One of my all-time favorite movies is Jimmy Stewart’s – It’s a Wonderful Life. Though it is probably viewed by today’s world as corny or sappy, the core theme of the story is timeless. Throughout the movie, the character, George Bailey is faced with the start reality of the difference that he made to his family, his community, and the world. The actions he’d taken and the decisions he made all set off a chain of events that impacted his community in a large way. George’s life, as drab as it seemed to him, carried out the circle of life, from father to son, from business to community.
A good friend of mine once introduced a concept to me about his manner of living. He called it the 10-Foot Circle around you. It requires some commitment – first, you must recognize that people are there. Think for a moment about that one. How many times do we NOT make eye contact or acknowledge the people we pass by on the street, or in the store, or at our place of work? How often are people merely invisible to us?
Second, we can’t be passive – making a positive difference takes action. You might start by just smiling at those who enter your 10—Foot-Circle. No harm and no threat there, simply exercise those cheek muscles. The reaction may surprise you. You’ll find that their reaction may cause you to blurt out a phrase like “Hi!”, “Hello”, or “Good afternoon”. Heck, you might even get caught in the moment and ask, “How are you today?” Whatever level of action you take, be assured that it does matter to you and to the recipient.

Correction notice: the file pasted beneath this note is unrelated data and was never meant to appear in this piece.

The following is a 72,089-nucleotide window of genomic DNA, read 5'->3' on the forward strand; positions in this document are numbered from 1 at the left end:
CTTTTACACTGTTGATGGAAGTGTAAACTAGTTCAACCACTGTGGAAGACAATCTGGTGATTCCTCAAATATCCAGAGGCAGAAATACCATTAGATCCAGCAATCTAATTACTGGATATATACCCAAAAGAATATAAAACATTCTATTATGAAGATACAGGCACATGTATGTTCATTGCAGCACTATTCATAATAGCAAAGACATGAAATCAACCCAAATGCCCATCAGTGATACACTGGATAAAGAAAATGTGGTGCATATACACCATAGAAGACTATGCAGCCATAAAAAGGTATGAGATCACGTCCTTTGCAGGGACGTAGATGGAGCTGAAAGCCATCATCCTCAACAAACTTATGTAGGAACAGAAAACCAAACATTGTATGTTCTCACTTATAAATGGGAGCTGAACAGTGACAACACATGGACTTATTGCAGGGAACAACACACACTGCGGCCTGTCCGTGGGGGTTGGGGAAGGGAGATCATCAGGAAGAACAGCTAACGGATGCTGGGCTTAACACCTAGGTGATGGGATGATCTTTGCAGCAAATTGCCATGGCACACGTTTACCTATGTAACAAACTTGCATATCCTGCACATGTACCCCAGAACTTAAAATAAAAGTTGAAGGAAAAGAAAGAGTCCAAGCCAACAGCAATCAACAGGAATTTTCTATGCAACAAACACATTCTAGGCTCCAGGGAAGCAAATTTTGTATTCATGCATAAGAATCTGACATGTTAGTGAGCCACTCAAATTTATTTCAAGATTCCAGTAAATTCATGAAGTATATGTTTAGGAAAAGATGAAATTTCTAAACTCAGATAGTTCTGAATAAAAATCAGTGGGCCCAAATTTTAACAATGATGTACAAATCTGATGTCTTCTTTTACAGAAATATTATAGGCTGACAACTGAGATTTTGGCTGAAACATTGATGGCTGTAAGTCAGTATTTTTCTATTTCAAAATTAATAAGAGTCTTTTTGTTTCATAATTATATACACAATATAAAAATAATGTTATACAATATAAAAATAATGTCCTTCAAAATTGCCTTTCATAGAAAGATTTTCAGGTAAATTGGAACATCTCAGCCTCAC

Each of us, every day has a ‘moment’ in which we can positively impact those we encounter. It’s those moments that contain the power for change. Which may cause you to wonder – what does this have to do with Forward Cody and economic development? It may surprise you when I answer, “Everything!”
Our interactions or moments set the stage for conversations. When a company arrives in town to check out our community, they rarely come to our office first. Rather, they go to their hotel, a restaurant, or a gas station. Perhaps they browse around downtown. Their first impression and our community’s “moment of truth” is in how they are regarded by those they meet. Any subsequent conversation a person may have is colored by that initial interaction. Brandi Nelson at the Plush Pony didn’t know me or why I was in Cody when I interviewed for this job. Yep – I stopped in a few stores to ask about the community! But Brandi met me with a smile and a very positive outlook about the community. It mattered.
We often view our tourism community as a “one and done” proposition. With many people passing through our community, it’s easy to assume that we won’t see that person again. So, we meet the customer, sell them stuff and move on to the next customer. Interactions are short and impersonal. However, if we shift our thinking just a bit, and view ourselves as selling the experience of Cody, the conversation changes. It goes from a simple smile to a “Hello”, to a “How long will you be in town?”
That step changes you from a salesperson to an ambassador. People don’t remember a salesperson, but they will remember the ambassador.
And more importantly, that customer may be your next neighbor, children’s teacher, or boss!
Our moment of truth can set into motion a chain of positive events. A simple conversation elicits an introduction, the introduction connects one to resources and just like that a deal is done. I know this because I’ve seen it happen.
As you begin 2020 and wonder “What can I do to be a more engaged member of my community?” – do this – adopt a 10-Foot Circle. Make a positive impression on the people that you encounter, and you’ll see a change for you and for them! Plus, you’ll make a difference.
It really is a wonderful life.